This next instalment in my catch-up posts follows on from the Moskitian Adventures. It covers the ride south from Mocoron (Honduras) to (Granada) Nicaragua, a distance of some 800kms, most of which is on rough, remote dirt roads.
This seldom visited area of Nicaragua is known as RAAN – Region Autonoma del Atlantico Norte – and it’s home to a cultural melting pot of Creole, Mestizo and indigenous groups, including Miskitos. I had to detour into its capital, Puerto Cabezas, to get my passport stamped, as the immigration office was closed on the Honduran border.
A ramshackle, sketchy Caribbean port, Puerto Cabezas is infamous as a stop off for cocaine smugglers working their way north from Colombia. I don’t like to overdramatise things, but drug running is definitely a big part of life in these parts. The town felt fine during the daytime – plenty of friendly smiles and waves – but it’s not somewhere I’d feel comfortable roaming at night.
As an example, one Roatanian living in this area told me about a high speed chase with a blacked out US Apache helicopter, along the coast at night. He claimed in the right conditions, the boats – effectively superlight hulls with a row of outboard motors bolted onto the back – could do 80 knots. During the chase, he was unable to escape the beam of the Apache’s search light despite pulling his best moves, so finally had to ditch the boat and its cargo of cocaine on the beach and disappear into the night… ‘I don’t do that anymore. It’s too stressful now I have a family. I just build fibreglass boats in the peace and quiet of the forest…’
Loaded up and ready to leave Mocoron, where I’d been resting up for a couple of days. A huge thank you to Anita and Legia for teaching me how to open a coconut like a man, wash my clothes (properly) in a river, and all their laughter and smiles.
The girls saw me off with a few slabs of energy rich yukka coconut cake we’d made the day before.
Initially, the countryside felt strangely reminiscent of the forest trails in Montana. Crossing from Leimus into Nicaragua was straight forward – just a dollar for the crossing in a dugout – albeit under a heavy downpour.
Welcome to Nicaragua.
Not long into the ride, I met Stefan, a Romanian motorbiker who’d travelled down from Canada. We’d first bumped into each other in La Ceiba, from where he’d taken a cargo boat to Puerto Lempira. We ended camping out together and staying in the same cheap digs for the next few days.
Stopping for a food in a Nicaraguan comedor as I entered RAAN.
The meal was one of the best I’ve had in a while – chicken, yucca, beans, rice and chopped tomatoes. It was all grown locally and tasted incredibly fresh. As I worked my way through the bowl hungrily, the owner of the comedor joined me, a farmer who ran the restaurant to help supplement his income. He’d seen a couple of touring cyclists pass by before and having chatted to them, had clearly been cogitating about bike touring. ‘Rare is the man who really knows the world. You can’t understand life from a car or plane. But on your bicycle, you see and experience everything,’ he said.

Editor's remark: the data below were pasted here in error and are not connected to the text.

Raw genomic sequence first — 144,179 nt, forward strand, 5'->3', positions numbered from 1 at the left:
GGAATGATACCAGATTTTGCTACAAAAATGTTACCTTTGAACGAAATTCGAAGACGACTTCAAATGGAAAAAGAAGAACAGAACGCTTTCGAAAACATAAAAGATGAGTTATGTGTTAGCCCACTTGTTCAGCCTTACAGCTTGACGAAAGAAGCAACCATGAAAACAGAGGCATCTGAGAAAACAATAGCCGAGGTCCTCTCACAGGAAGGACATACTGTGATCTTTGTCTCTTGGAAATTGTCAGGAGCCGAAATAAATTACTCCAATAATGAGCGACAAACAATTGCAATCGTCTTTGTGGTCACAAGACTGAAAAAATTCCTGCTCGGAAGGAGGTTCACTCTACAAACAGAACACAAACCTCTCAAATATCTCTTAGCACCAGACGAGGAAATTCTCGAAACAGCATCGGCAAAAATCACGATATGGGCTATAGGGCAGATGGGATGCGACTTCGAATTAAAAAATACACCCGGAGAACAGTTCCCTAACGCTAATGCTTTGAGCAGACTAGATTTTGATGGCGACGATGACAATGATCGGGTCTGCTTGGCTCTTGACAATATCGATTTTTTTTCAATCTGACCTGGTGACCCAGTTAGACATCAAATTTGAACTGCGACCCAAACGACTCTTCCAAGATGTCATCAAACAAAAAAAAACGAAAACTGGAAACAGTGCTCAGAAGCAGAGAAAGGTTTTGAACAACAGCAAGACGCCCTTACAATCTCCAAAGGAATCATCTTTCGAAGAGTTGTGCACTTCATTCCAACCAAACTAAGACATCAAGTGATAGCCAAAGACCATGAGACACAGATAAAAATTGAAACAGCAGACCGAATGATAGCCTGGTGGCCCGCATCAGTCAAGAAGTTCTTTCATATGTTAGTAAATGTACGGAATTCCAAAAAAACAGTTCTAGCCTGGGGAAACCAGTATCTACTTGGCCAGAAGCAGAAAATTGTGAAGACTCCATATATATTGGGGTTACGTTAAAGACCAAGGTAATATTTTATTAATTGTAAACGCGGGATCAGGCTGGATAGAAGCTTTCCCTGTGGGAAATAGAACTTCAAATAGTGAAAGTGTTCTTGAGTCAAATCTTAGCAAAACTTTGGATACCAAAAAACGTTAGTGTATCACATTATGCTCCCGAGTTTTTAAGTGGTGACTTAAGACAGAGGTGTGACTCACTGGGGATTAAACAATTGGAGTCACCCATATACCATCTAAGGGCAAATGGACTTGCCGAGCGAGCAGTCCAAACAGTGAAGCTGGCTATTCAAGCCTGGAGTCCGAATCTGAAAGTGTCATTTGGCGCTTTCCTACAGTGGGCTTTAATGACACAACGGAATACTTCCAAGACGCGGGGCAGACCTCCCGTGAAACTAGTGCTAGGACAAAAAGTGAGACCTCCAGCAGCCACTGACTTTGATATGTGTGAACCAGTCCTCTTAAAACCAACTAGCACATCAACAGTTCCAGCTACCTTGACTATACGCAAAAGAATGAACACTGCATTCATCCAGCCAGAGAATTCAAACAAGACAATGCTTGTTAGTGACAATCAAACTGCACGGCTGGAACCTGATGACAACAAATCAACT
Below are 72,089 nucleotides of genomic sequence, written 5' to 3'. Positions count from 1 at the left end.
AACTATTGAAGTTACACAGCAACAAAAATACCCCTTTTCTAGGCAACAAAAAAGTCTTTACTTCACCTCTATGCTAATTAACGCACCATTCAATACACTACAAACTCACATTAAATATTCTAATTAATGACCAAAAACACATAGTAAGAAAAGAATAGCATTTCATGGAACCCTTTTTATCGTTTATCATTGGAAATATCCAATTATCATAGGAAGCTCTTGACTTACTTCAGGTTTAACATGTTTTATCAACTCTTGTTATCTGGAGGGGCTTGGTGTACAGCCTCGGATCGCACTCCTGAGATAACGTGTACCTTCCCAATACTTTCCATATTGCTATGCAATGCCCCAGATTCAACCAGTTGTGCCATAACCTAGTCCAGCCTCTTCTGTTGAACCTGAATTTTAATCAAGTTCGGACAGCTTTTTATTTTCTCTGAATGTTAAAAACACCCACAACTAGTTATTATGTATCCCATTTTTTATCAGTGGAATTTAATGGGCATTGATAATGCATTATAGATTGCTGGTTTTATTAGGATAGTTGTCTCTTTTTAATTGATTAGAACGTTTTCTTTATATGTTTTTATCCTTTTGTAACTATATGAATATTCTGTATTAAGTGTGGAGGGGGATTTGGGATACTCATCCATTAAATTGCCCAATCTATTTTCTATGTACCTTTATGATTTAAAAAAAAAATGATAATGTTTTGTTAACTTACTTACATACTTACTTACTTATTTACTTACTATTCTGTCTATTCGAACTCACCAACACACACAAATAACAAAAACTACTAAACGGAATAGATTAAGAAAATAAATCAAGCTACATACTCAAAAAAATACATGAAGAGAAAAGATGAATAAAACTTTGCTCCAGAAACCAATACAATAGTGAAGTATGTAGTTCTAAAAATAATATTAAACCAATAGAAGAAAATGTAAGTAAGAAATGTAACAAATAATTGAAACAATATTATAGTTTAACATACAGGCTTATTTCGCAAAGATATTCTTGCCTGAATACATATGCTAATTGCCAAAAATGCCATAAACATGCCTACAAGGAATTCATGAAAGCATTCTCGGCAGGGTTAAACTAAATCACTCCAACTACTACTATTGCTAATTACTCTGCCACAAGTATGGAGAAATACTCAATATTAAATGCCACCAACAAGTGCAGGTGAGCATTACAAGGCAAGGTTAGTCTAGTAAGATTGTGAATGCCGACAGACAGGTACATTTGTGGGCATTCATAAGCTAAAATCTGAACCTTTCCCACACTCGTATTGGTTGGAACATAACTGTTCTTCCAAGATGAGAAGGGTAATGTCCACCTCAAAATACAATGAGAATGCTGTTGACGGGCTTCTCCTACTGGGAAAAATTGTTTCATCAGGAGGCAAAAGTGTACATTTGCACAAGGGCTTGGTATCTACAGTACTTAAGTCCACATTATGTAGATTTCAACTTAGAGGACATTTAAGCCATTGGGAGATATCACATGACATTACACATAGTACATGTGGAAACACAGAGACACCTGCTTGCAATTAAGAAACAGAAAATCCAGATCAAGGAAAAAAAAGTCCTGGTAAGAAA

Local rural transport in Northern Nicaragua. A long way from Montgomery County, Maryland…
Red dirt. The road from Waspan to Puerto Lempira was mined with puddly potholes, thanks to the storms that kept rolling in above the vast, far reaching savannah.
On the road, and loving it. (photo taken by Stephan from his Kawasaki)
For several kilometres, I was joined by a local cyclist. We climbed an observation tower for an epic view of this part of La Moskitia. Compared to the singletracks I’d been negotiating in La Moskitia, these dirt roads felt like freeways.
Repairing a puncture by knotting it off – a technique I hadn’t seen before.
I kept playing tag with Stephan and his Kawasaki. Although he’d easily outpace me, he had some welding he needed to deal with, and his customs paperwork took longer to process.
My biking buddy’s home. I like the way it was partitioned for different members of the family. Very sensible if you’re living under one roof!
The approach to Puerto Cabezas – known as Bilwi in Moskitian – a sketchy port home to Moskitians, Colombian cocaine smugglers and only the most tenacious of Mormon missionaries.
A leatherback chopped up and swarming with flies in the market – not a particularly heart warming sight for a turtle lover, like me. Apparently, turtles that aren’t fully grown have to be thrown back in by law.
No shortage of bananas in these parts. The five stubs are the one I had for breakfast.
This local guy offered to show me around town, and we spent the afternoon together exploring some the backroads that linked Puerto Cabezas with nearby villages.
From Puerto Cabezas, I’d been told it was a rough and remote 560kms to the capital, Managua – and dirt all the way to Rio Blanco. To give you some idea how slow going it can be, it takes the bus 24 hours to cover that distance… That’s an average of around 23 kilometres an hour.
And here’s one such bus. Fast and Furious, reads the livery. That must be a relative term round here… We crossed one of the rivers together (on a boat tugged by a chain) and everyone on aboard gathered round to find out what I was up to, and wish me luck for the road ahead.
No wonder, with extended parts like this. If I put in some long days in the saddle, I figured I could make it in six days to colonial Granada, quieter and safer than the capital, and a little under 600kms away. It would mean some long (and painful) hours in the saddle.
This surface was some of the worst I’ve ridden over, with thousands of small yet jagged rocks embedded into the earth.
Every once in a while, the road rippled with short yet steep stunted hills that afforded views over the pine forest and savannah.
One night I slept on the floor of this cheerful, Evangelical pastor. I was too tired too be kept up by the rousing nighttime singalong.
Civilisation, in the form of the bustling metropolis of La Rosita, bringing with it the promise of a good meal and some fresh fruit other than bananas…